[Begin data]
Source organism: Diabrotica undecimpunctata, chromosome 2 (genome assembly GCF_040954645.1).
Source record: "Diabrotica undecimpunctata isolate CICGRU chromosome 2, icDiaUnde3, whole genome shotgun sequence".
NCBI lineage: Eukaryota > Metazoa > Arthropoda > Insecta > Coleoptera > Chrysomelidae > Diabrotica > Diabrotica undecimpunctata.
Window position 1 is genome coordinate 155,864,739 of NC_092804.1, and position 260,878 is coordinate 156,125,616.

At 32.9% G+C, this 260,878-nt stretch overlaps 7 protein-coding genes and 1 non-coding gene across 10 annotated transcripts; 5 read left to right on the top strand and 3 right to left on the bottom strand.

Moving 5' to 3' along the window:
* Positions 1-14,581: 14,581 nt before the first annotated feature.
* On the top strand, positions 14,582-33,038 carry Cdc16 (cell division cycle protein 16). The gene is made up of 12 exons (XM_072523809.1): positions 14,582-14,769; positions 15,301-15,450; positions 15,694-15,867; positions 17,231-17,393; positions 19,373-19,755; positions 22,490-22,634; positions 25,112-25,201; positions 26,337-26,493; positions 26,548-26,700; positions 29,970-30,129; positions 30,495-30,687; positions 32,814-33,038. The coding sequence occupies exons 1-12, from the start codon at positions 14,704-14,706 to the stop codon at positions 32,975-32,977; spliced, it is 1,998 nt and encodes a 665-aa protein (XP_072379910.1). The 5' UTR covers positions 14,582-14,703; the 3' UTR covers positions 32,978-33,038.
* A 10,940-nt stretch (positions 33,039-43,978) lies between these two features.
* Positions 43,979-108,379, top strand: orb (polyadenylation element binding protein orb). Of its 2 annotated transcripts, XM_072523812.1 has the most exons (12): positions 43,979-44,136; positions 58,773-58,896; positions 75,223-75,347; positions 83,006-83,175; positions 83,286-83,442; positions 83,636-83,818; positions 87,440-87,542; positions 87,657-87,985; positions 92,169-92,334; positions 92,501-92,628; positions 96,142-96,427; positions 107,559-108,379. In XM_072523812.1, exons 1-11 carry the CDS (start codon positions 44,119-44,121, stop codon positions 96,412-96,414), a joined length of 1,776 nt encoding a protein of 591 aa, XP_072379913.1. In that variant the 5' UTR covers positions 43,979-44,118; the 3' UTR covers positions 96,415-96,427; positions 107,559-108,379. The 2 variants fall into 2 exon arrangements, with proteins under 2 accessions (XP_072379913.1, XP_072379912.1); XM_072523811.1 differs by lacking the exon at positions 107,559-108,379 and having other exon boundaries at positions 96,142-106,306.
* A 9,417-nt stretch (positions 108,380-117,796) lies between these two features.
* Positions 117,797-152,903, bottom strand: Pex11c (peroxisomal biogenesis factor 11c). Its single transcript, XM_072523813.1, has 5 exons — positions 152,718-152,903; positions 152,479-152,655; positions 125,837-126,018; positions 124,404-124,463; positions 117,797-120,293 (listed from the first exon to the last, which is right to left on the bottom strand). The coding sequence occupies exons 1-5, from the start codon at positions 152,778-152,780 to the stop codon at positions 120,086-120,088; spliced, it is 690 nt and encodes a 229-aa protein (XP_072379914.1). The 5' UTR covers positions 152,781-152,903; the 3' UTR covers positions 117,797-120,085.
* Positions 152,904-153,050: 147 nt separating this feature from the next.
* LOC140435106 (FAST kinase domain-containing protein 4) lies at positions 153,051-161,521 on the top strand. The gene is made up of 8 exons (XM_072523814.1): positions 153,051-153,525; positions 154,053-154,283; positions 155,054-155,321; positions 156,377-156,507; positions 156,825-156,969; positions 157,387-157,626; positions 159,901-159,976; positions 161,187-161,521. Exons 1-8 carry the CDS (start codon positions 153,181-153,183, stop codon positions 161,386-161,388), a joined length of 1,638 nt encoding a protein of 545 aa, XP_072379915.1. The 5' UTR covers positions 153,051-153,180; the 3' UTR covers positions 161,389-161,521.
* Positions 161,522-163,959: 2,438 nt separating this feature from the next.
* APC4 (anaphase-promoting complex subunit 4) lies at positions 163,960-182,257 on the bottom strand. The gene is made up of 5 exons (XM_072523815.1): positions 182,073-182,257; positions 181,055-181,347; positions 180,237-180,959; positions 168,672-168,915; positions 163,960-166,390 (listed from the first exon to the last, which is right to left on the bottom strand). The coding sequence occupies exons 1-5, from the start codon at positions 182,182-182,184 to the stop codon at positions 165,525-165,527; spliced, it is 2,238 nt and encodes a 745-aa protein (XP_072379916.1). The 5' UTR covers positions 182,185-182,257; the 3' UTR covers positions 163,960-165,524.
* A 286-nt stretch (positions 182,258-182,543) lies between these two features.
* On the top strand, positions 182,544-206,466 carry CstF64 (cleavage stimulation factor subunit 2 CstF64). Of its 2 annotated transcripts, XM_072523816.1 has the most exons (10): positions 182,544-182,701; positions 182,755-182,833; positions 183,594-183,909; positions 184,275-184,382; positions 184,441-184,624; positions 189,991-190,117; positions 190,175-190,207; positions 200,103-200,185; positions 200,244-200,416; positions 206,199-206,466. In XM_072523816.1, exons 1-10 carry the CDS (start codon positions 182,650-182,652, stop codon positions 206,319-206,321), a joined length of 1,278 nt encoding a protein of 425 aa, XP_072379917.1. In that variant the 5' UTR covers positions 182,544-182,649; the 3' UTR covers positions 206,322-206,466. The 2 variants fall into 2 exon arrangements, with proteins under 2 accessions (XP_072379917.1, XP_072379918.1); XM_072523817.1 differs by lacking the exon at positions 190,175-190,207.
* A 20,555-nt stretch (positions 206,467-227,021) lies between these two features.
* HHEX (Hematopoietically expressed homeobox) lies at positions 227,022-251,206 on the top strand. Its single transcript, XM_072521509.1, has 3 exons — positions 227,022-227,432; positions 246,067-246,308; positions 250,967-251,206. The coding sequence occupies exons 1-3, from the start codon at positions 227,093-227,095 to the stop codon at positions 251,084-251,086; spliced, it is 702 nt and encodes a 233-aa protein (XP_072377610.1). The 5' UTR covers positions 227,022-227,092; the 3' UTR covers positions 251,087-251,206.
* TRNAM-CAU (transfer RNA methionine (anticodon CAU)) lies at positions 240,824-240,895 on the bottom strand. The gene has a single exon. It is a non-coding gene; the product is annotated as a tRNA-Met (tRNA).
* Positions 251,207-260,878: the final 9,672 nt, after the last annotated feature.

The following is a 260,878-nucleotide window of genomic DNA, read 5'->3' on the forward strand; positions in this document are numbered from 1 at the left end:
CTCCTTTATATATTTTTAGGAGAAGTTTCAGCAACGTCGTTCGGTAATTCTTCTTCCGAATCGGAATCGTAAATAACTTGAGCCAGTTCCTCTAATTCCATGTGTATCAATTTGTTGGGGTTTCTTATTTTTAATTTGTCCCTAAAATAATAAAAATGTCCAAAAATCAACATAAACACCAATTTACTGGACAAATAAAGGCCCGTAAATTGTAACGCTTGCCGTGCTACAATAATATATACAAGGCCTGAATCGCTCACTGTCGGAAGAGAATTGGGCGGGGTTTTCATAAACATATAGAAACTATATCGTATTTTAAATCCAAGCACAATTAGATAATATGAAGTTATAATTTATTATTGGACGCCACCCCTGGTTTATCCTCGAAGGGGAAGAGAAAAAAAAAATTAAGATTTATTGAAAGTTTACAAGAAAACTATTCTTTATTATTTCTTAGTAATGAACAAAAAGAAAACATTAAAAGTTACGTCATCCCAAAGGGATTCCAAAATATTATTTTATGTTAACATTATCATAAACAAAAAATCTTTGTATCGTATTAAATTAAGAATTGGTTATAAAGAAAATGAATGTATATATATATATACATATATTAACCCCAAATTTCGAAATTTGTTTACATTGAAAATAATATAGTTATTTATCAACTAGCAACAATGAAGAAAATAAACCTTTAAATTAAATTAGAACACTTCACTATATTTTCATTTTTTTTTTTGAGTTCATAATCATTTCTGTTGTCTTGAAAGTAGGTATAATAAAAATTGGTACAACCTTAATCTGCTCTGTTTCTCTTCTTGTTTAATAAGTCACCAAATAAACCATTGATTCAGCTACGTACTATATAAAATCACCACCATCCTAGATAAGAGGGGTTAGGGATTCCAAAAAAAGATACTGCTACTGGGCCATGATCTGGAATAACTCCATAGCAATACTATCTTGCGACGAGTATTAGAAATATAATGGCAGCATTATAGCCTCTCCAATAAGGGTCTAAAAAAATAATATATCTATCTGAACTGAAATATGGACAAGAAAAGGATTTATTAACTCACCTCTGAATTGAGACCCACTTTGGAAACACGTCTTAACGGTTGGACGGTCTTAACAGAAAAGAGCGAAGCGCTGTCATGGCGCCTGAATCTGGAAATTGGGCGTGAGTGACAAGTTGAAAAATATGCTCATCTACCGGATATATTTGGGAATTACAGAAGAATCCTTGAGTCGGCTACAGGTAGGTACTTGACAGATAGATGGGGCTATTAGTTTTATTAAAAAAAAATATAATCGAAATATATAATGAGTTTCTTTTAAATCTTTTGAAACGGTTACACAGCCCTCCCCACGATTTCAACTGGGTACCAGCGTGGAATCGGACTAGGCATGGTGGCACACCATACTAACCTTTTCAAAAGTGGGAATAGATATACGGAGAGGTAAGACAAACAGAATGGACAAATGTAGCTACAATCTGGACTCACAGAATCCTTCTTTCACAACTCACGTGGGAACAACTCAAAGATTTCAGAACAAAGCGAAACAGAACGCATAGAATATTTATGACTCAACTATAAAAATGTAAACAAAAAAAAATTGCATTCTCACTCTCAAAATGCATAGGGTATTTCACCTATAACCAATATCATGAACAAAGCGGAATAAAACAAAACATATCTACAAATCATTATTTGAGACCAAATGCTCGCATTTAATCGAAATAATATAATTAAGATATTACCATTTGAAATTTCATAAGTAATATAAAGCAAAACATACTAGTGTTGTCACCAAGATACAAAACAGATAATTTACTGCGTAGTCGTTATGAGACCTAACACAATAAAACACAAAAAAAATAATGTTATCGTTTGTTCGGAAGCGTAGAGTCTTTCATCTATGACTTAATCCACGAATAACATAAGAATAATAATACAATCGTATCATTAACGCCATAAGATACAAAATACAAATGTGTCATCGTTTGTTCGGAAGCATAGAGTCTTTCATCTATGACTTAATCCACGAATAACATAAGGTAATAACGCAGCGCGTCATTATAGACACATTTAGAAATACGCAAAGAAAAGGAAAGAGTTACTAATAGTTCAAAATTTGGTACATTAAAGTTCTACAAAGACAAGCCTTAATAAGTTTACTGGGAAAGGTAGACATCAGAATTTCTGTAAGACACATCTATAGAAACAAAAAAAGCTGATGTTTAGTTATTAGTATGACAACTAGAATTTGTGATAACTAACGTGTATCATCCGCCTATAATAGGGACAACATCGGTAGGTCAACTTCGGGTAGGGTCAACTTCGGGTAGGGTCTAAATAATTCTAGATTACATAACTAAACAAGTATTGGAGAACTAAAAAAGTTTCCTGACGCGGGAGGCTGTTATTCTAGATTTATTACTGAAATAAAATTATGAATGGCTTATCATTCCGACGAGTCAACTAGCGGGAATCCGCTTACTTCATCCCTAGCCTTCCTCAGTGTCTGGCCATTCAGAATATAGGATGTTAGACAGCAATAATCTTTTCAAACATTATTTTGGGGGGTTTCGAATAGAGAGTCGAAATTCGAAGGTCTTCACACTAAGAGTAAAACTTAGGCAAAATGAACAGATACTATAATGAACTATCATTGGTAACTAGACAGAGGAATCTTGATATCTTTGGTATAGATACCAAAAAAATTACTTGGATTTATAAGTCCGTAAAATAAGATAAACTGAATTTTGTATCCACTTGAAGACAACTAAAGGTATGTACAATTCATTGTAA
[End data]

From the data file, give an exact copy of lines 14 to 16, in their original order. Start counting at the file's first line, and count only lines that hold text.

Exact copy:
* LOC140435106 (FAST kinase domain-containing protein 4) lies at positions 153,051-161,521 on the top strand. The gene is made up of 8 exons (XM_072523814.1): positions 153,051-153,525; positions 154,053-154,283; positions 155,054-155,321; positions 156,377-156,507; positions 156,825-156,969; positions 157,387-157,626; positions 159,901-159,976; positions 161,187-161,521. Exons 1-8 carry the CDS (start codon positions 153,181-153,183, stop codon positions 161,386-161,388), a joined length of 1,638 nt encoding a protein of 545 aa, XP_072379915.1. The 5' UTR covers positions 153,051-153,180; the 3' UTR covers positions 161,389-161,521.
* Positions 161,522-163,959: 2,438 nt separating this feature from the next.
* APC4 (anaphase-promoting complex subunit 4) lies at positions 163,960-182,257 on the bottom strand. The gene is made up of 5 exons (XM_072523815.1): positions 182,073-182,257; positions 181,055-181,347; positions 180,237-180,959; positions 168,672-168,915; positions 163,960-166,390 (listed from the first exon to the last, which is right to left on the bottom strand). The coding sequence occupies exons 1-5, from the start codon at positions 182,182-182,184 to the stop codon at positions 165,525-165,527; spliced, it is 2,238 nt and encodes a 745-aa protein (XP_072379916.1). The 5' UTR covers positions 182,185-182,257; the 3' UTR covers positions 163,960-165,524.